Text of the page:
Articles

Jake Longstreth: Free Range at Gregory Lind Gallery

Jake Longstreth. Free Range, 2014; Oil on canvas in artist frame, 60 x 40 in.

Shotgun Reviews are an open forum where we invite the international art community to contribute timely, short-format responses to an exhibition or event. If you are interested in submitting a Shotgun Review, please click this link for more information. In this Shotgun Review, Miguel Arzabe reviews Jake Longstreth: Free Range at Gregory Lind Gallery in San Francisco. For urban dwellers with the means and motivation to leave the city in[…..]

From the Archive – Fan Mail: Joe Webb

Joe Webb. TV Times, 2014; collage; 9 ½” x 6 ¾” inches. Image courtesy of the artist.

Almost a year ago today we published an article featuring the work of Joe Webb. Fan Mail columnist Will Brown selected Webb’s work from hundreds of reader submissions, noting that “humor comes to the fore in all of [the artist’s] images.” Currently, Webb’s work is on view in the Prints & Originals Gallery at the Saatchi Gallery in London through April 7, 2015. This article was originally published on March[…..]

Alec Soth: Songbook at Fraenkel Gallery

Alec Soth. Bree, Liberty Cheer All-Stars, Corsicana, Texas, 2012; pigment print; 39 x 52 in. Courtesy of Fraenkel Gallery, San Francisco. © Alec Soth.

Today we bring you a review of Alec Soth: Songbook at Fraenkel Gallery in San Francisco. Writing for Art Practical, author Danica Willard Sachs notes that “The project marks a departure from [Soth’s] usual reliance on narrative annotations to explain his images; it’s a more free-flowing, less didactic viewing experience.” This article was originally published on March 26, 2015. In twenty-one black-and-white pigment prints from the larger photobook Songbook,[…..]

Gilbert & George: Utopian Pictures at Arndt Gallery

Gilbert & George. God Guides Us, 2014; 151cm × 191cm. Photo: Courtesy of Arndt gallery and the artists.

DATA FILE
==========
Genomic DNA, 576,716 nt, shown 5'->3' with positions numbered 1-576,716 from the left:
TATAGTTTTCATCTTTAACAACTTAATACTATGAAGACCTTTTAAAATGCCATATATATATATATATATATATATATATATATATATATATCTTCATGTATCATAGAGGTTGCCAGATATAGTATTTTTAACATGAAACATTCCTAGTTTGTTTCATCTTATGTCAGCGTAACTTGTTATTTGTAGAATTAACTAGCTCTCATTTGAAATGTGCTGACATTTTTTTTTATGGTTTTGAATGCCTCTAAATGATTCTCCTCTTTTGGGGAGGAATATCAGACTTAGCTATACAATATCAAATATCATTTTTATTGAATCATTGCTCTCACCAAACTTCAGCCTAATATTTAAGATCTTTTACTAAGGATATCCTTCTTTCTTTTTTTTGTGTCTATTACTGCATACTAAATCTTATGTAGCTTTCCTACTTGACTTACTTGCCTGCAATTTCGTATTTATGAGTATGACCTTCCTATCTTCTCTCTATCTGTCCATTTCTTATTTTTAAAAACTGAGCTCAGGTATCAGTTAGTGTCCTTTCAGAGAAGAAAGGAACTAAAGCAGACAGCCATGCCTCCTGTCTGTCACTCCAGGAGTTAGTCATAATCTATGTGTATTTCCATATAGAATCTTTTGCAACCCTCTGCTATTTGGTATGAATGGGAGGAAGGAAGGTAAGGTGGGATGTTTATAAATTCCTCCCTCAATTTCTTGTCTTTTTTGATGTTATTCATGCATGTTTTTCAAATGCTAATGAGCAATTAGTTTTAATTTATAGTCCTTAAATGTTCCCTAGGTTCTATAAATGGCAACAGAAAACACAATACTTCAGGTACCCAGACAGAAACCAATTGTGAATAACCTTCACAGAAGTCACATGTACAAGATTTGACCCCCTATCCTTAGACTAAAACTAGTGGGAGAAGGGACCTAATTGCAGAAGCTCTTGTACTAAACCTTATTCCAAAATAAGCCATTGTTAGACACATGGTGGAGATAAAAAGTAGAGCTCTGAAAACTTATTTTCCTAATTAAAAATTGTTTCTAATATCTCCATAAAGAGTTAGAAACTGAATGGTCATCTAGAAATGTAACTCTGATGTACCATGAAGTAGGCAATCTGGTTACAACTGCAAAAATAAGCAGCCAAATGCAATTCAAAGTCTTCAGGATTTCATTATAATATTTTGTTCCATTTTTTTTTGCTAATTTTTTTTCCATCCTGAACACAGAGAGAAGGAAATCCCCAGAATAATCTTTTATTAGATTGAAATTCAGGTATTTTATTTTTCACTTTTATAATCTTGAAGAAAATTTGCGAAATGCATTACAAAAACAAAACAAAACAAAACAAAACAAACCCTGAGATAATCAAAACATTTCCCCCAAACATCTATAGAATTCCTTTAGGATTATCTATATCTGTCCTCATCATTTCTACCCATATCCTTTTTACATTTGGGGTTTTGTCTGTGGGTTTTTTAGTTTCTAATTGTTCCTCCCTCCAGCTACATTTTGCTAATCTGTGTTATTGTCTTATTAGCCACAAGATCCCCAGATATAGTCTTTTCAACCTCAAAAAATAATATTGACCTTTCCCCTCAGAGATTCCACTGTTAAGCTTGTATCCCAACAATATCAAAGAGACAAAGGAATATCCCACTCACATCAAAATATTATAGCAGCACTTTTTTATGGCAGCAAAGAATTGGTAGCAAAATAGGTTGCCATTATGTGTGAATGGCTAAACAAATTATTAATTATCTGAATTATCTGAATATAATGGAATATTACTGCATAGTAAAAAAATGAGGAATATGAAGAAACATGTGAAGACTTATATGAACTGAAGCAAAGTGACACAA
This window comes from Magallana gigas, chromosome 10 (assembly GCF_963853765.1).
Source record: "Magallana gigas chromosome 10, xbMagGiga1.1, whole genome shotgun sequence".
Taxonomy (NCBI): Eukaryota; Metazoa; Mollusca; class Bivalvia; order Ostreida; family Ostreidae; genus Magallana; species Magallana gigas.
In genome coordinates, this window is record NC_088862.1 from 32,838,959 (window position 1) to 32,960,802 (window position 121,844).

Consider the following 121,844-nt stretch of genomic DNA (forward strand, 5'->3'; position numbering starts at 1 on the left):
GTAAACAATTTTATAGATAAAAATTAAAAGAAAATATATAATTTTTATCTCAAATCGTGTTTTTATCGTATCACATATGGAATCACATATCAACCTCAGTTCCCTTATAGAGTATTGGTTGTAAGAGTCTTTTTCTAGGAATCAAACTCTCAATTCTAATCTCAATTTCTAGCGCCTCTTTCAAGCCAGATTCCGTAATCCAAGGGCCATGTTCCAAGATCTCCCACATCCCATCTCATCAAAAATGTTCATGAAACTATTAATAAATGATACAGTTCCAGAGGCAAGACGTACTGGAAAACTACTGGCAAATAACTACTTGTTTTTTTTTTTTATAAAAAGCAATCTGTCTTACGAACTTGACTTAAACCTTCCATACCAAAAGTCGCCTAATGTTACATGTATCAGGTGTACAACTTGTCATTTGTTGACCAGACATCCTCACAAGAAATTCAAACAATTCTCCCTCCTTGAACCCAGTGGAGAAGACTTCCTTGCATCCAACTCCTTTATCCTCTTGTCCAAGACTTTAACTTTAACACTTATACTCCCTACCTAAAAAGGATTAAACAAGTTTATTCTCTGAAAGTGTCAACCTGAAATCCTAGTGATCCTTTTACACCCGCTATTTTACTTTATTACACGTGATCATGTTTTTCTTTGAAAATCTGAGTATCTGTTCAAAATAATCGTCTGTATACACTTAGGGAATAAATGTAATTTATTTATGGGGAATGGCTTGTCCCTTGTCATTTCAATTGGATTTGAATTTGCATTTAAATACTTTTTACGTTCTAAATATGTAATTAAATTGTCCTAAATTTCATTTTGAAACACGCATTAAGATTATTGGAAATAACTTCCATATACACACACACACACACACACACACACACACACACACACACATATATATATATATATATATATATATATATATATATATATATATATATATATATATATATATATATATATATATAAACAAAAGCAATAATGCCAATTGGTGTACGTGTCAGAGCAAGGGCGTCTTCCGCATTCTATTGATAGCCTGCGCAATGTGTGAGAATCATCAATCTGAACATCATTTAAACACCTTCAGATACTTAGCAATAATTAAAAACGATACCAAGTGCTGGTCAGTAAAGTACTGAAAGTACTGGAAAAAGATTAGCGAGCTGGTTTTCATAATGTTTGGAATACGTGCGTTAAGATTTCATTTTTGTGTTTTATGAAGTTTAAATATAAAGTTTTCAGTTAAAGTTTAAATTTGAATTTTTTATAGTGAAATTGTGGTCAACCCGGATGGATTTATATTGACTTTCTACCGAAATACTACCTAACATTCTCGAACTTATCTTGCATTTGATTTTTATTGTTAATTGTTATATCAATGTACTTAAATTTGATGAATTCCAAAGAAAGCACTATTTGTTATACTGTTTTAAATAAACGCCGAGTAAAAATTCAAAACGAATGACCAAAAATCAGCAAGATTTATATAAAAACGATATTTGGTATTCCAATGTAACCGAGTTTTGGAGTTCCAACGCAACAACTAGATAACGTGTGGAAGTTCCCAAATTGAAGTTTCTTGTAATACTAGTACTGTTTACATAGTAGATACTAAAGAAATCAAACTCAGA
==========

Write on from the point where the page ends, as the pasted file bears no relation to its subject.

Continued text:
In the 21st-century lexicon of urban development, the term utopia has all but vanished from the descriptors of a contemporary city. It’s more comfortably consigned to the archaic vocabulary of 18th-century academia. Yet it remains a silent ideological underpinning of economic policies, an elusive goal that governments strive toward but leave unacknowledged—seen, for instance, in laws forbidding “transgressive” behavior, constant political entanglements, or even in perpetual urban[…..]

Nate Boyce: Polyscroll at YBCA

Nate Boyce. Polyscroll II, 2015 (still); HD video. Courtesy of the Artist and Altman Siegel Gallery, San Francisco.

Today from our partners at Art Practical, we bring you a review of Nate Boyce’s solo show at Yerba Buena Center for the Arts in San Francisco. Author Monica Westin notes: “The overall effect is akin to walking around a sculpture in a completely unanchored plane in space that occasionally drifts into and out of alignment with other planes and other worlds.” This article was[…..]

Barbara Kruger: Early Works at Skarstedt Gallery

Barbara Kruger. Untitled (Don't buy us with apologies), 1986; photostat print in artist's frame; 48 3/4 x

54 7/8 in. (123.8 x 139.5 cm.) framed. Courtesy of the Artist and Skarstedt.

It’s a funny thing to be able to go back and reconsider an artist’s early works after thirty years, partly because the time capsule of memory remembers the work in the context in which it was made. Viewing the work again in the present reflects the context of that prior time as it’s understood now. The aggressively fast-paced 1980s are faster in memory than they[…..]

#Hashtags: The Business End of Art

Steve Lambert. Capitalism Works For Me! True/False, 2011.
9 ft x 20 ft x 7 ft.
Aluminum and electrical.

#artmarket #creativeeconomy #collectors #entrepreneur #philanthropy #support As in nearly every field of commerce, it seems that the tension between old and new models of the business of art is coming to a head. Traditional galleries see that their established methods of selling selectively and covertly to buyers of high social standing are under threat. Museums, which once were beneficiaries of philanthropic largesse from those same[…..]